Once you have uploaded the CGI script, simply point
your web browser at it and it will walk you through the process of
installing TFmail.

You may need to rename to tfmail_install.cgi. Your
system administrator will know if this is the case.

You will probably need to turn on execute permissions to the file. You can
do this by running the command "chmod +x" from your
command line. If you don't have command line access to your web server
then there will probably be an equivalent function in your file transfer


The .trt files are templates used by TFmail to generate the output
HTML and the body of the email.  You can edit them to change the
look of the output before uploading them to the CONFIG_ROOT directory.

The character combinations "{=" and "=}" are used to mark template
directives.  Whenever TFmail encounters a template directive, it
replaces it with a value.  For example, the template directive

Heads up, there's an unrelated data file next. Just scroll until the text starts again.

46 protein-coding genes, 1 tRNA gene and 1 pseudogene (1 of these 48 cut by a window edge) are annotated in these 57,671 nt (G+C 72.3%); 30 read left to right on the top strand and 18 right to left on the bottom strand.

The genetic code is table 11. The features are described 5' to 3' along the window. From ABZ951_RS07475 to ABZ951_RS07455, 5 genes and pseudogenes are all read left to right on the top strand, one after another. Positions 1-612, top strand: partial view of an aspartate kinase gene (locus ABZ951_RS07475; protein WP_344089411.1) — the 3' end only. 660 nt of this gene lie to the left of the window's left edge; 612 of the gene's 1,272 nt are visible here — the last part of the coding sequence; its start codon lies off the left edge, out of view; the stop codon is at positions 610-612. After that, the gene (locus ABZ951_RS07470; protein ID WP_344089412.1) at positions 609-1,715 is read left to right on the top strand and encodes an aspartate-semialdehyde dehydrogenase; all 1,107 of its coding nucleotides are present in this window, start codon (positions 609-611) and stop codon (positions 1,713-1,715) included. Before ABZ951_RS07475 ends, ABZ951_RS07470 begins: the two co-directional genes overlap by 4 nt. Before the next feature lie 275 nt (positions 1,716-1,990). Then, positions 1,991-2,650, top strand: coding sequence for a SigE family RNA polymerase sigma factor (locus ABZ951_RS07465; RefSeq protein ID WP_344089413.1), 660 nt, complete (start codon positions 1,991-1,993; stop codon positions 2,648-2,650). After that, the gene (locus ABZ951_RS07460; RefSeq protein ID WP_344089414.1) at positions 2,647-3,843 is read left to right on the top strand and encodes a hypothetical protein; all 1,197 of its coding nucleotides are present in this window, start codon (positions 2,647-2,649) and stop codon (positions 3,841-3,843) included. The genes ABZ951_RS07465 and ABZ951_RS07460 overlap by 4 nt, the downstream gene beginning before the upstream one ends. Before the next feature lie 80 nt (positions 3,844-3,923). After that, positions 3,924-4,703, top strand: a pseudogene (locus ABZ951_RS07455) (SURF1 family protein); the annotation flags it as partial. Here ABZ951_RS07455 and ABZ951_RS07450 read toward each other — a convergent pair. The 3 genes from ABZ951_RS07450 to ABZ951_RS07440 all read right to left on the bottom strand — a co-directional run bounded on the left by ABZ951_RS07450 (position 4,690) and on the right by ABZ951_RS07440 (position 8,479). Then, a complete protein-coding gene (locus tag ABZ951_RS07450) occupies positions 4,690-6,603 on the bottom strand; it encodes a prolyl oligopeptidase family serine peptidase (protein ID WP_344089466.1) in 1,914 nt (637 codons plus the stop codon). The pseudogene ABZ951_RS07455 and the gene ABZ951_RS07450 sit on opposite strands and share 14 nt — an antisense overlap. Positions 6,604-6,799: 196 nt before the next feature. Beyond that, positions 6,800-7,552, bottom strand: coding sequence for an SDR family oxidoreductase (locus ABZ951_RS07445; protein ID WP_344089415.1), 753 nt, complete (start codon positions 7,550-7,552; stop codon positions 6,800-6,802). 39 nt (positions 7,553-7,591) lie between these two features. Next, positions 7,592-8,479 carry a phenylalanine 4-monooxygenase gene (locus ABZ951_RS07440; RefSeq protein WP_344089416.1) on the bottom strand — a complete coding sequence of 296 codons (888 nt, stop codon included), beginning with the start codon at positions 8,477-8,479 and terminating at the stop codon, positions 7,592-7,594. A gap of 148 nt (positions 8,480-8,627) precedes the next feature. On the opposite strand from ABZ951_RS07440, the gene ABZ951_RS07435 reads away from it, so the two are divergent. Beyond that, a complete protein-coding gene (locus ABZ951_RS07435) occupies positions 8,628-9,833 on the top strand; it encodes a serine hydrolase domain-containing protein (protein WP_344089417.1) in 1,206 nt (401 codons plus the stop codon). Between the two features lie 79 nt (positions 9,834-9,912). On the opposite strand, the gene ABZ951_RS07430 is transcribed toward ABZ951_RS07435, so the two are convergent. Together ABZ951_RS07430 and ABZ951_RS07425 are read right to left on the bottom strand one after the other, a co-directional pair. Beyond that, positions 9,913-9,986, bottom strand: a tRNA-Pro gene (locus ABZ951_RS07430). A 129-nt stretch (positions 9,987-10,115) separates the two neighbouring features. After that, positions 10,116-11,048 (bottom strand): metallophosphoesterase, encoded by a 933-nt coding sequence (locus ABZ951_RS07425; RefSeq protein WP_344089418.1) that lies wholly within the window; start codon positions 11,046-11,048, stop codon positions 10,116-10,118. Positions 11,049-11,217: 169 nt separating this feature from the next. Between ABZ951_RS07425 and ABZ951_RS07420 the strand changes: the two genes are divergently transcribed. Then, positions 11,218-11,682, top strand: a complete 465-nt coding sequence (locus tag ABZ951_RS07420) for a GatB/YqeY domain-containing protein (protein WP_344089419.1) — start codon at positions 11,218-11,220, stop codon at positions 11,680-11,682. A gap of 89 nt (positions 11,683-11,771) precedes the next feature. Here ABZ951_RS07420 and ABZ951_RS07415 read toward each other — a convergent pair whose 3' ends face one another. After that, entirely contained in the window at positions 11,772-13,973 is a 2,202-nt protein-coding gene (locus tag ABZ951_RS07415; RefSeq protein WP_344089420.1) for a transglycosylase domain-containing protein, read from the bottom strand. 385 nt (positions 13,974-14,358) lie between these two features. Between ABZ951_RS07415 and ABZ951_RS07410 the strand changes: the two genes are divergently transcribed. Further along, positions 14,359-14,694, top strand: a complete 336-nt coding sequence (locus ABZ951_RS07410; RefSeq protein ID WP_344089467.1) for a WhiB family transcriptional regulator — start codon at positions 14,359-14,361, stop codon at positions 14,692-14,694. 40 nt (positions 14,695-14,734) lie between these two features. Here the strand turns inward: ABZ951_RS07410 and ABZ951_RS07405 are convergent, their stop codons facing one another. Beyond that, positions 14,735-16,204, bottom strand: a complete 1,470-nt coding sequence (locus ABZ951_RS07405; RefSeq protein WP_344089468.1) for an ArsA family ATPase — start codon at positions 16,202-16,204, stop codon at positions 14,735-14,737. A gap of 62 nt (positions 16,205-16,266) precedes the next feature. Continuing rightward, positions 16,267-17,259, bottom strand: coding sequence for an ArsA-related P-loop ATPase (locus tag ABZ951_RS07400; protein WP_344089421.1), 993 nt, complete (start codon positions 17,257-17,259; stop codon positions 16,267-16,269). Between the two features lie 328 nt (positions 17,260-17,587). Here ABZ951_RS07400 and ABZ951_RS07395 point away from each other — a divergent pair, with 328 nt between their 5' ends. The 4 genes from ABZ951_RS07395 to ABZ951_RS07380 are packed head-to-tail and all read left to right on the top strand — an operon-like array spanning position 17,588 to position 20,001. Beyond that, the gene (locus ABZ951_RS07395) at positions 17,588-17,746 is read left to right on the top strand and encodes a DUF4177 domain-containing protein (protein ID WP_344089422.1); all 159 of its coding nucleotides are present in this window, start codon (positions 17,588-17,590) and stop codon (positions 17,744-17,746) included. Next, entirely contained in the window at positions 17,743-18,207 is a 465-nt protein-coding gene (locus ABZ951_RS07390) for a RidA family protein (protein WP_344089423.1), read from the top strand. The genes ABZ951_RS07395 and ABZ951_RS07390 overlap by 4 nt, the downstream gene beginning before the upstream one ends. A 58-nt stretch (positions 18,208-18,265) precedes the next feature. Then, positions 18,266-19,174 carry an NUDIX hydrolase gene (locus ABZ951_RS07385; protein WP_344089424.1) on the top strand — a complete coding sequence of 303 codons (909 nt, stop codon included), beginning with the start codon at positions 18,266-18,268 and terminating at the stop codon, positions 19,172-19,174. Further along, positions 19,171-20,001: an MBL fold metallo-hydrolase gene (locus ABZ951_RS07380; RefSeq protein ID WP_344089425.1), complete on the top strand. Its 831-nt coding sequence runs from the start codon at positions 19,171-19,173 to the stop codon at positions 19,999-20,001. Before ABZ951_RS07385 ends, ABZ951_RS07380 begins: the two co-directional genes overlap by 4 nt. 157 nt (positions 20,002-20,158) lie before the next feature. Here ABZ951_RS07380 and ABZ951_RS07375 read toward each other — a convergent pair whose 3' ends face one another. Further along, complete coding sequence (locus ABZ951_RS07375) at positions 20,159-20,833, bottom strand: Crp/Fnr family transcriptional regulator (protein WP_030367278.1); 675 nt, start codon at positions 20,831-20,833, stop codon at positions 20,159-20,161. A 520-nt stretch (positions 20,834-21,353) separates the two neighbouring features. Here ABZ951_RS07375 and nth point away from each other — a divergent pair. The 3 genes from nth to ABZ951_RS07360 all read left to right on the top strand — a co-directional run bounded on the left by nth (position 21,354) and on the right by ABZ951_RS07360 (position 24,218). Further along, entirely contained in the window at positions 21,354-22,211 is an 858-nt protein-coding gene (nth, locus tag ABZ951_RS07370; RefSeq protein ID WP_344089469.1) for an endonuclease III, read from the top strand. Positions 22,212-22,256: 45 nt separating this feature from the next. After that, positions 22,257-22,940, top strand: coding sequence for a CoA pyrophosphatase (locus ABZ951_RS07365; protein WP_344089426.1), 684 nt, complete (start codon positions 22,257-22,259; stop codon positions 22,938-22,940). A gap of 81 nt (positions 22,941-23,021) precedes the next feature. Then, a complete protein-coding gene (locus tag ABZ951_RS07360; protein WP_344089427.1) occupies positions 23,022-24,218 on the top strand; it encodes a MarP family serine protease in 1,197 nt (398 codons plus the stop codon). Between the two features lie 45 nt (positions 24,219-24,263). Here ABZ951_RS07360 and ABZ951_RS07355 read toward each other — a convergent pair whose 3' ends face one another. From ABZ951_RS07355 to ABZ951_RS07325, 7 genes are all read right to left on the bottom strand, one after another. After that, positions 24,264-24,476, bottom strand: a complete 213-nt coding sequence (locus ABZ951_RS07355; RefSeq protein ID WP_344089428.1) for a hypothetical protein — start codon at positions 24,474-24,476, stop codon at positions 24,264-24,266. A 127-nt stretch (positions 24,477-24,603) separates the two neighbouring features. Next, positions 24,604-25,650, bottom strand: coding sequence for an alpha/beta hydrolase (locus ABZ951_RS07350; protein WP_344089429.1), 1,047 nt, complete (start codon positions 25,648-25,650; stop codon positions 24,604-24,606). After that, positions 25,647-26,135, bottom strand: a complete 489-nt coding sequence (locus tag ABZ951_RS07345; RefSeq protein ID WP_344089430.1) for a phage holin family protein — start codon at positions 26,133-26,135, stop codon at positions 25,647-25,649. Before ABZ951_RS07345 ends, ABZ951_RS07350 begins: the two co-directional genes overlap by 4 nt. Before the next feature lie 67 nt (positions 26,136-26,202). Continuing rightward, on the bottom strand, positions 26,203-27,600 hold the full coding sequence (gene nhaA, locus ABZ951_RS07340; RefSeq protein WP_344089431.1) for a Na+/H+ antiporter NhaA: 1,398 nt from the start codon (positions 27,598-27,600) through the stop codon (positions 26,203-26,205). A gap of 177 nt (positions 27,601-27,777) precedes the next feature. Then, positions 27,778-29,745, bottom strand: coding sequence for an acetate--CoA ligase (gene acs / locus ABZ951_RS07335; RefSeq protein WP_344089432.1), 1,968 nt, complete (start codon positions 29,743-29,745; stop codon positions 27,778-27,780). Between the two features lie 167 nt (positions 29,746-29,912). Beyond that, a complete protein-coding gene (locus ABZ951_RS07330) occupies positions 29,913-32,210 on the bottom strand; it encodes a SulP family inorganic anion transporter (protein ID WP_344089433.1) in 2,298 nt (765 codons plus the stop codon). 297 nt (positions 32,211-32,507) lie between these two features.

{= date =} will be replaced with the current date.  There are also
directives for introducing environment variables and CGI form input
values, and a few others.

For example, by default TFmail will use the template email.tft to
generate the body of the email.  By default that template looks
like this:

%% NMS email template file %%
Below is the result of your feedback form.  It was submitted
{= by_submitter =}on {= date =}.

{= FOREACH input_field =}
{= name =}: {= value =}

{= END =}

The first line just tells TFmail that this is indeed a template
file for an email body - it won't be included in the output.

The {= by_submitter =} directive generates the user's email address
and real name followed by the string "by ", if there are email
address and realname inputs in the form.  If TFmail can't work out
the user's email address then the {= by_submitter =} directive
produces nothing.  The "by " string was made part of the directive
output so that the sentence would make sense in either case.  The
word 'by' can be replaced by setting the "by_submitter_by"
configuration directive to the required text.

The {= FOREACH input_field =} directive repeats the lines between
the FOREACH line and the END line for each field in the form who's